Debt has become a convenient cover for ideological cuts

We must be watchful of a spinning of facts by this government to justify its policies. Nowhere has this been more apparent than when Cameron and co talk about government borrowing.

That Robert Chote, the head of the Office of Budget and Responsibility (OBR), decided on a public letter to the prime minister rather than a quiet word last Friday, tells us a lot about how dramatic was the perceived misrepresentation of the OBR findings by David Cameron.

It was also a timely reminder of how we must be watchful of a spinning of facts by this government to justify its policies.

Nowhere is this more apparent than when Cameron and co talk about government borrowing. It has been from this narrative that the whole justification for austerity has emerged.

It is therefore important to check the statements of this government and hold them up to proper scrutiny.

“First, the last government borrowed too much money…they saddled the country with the worst debt crisis in our history.” (George Osbourne Conservative Conference Speech 2011)

“Now this deficit didn’t suddenly appear purely as a result of the global financial crisis. It was driven by persistent, reckless and completely unaffordable government spending and borrowing over many years.” (David Cameron, 8 March 2012).

Let’s now check these statements against the facts.

When comparing how much the government borrowed year upon year, the most meaningful comparison is to compare the amount of debt leveraged compared to the size of the economy (GDP) for that year.

We can then compare the last Labour government’s borrowing with that of other governments since 1900 and see how it compares.



The graph shows that, between 1997 and 2010, the Labour administration averaged out as the lowest  20th percentile in comparison with the last 112 years. In  2001 they borrowed the 8th lowest yearly percentage and in 2002 they borrowed the 10th lowest  yearly percentage since 1900.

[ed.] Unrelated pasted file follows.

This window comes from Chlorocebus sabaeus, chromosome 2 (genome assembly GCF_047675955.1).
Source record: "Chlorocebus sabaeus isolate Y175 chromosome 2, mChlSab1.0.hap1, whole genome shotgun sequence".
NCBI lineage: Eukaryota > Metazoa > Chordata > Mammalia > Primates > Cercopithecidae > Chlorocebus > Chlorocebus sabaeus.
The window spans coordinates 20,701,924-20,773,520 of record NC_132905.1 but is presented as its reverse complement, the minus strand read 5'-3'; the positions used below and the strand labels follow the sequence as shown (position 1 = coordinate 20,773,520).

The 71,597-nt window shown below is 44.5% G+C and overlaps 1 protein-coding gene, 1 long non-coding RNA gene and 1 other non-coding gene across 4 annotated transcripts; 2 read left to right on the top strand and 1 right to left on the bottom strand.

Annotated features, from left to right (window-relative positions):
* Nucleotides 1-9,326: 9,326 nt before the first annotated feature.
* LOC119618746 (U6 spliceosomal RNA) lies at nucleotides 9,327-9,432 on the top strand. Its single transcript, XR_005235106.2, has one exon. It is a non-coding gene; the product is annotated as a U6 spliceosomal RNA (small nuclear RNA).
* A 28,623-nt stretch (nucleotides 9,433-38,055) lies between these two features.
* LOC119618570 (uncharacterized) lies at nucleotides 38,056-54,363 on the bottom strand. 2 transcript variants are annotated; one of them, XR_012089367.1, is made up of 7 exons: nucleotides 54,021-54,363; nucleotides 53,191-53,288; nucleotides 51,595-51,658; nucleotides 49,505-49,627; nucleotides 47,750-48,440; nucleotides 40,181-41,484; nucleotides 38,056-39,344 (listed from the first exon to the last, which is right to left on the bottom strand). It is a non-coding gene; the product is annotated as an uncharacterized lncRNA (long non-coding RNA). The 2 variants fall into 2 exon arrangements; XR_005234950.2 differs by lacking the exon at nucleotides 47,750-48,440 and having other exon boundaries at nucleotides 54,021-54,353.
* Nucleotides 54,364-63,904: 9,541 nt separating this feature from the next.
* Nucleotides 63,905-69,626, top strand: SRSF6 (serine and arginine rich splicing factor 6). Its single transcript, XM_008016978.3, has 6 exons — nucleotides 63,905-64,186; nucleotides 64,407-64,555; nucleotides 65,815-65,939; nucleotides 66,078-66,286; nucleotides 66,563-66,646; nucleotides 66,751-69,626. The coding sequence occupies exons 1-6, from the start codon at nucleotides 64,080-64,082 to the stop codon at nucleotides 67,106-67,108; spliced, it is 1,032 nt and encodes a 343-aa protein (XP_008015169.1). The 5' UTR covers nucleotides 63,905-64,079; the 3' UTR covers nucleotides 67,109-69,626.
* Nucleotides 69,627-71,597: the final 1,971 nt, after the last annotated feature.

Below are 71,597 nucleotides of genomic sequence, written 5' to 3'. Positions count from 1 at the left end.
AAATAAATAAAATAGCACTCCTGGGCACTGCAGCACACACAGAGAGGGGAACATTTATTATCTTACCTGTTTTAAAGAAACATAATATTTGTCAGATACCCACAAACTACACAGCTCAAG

To put that in its historical context, the Conservative administration of Margaret Thatcher averaged at its lowest 30th percentile and another Conservative administration of Eden and McMillan averaged within the lowest 70th percentile for their administration.

The conclusion is that if the last Labour Government did leave the Country with an unsustainable debt, this charge would also need to be leveled at the previous Tory administrations of Thatcher, Eden and McMillan.

This analysis also provides another portent lesson as well: from 1945 to 1960 government debt did increase 64 per cent from £21.4 billion to £33.08 billion. However, GDP grew by 522 per cent within that same period, therefore making the debt unproblematic.

For Conservative and Labour post-war administrations alike, it has been growth that has been the key to financial success not the reduction of national debt per se: a cross-party ethic that this government seems to ignore.

Another issue raised consistently by the coalition is related to the interest payments on the debt.

Our growing annual debt payments threaten our “whole way of life”, said David Cameron in 2010.

The below graph is part of a parliamentary briefing paper.

It shows the size of the UK’s debt repayments in comparison to GDP from 1955.


Although the recent rise is a concern for the government (and of its own making), to make the conclusion that it is a threat to our “whole way of life” is ridiculous if one considers the historical evidence.

David Cameron seems to revel in hyperbole about debt, however, for in 2012 he stated:

“We inherited a deficit …. bigger even than Greece. This has meant taking decisions no other government had dreamed of taking before.”

After putting the UK’s current debt in a historical perspective, we can compare it to other similar countries. In the below graph, we compare the Gross National Debt against the size of the country’s economy (GDP) for the G7 countries – including for Greece – for the year 2011.

As we can see, the UK has a comparative Debt to GDP ratios as that of Germany and Canada, and is in a superior situation to that of the United States and far better then Italy, Greece and Japan.

Graph 3

What is clear is that the UK historically and comparatively speaking is not experiencing a “once in a lifetime moment” .

The tragedy is that this narrative is preventing the investment needed to push this country out of recession, whether in terms of the infrastructure spending, the education, research and development and new technologies that are vital to our future competitiveness.

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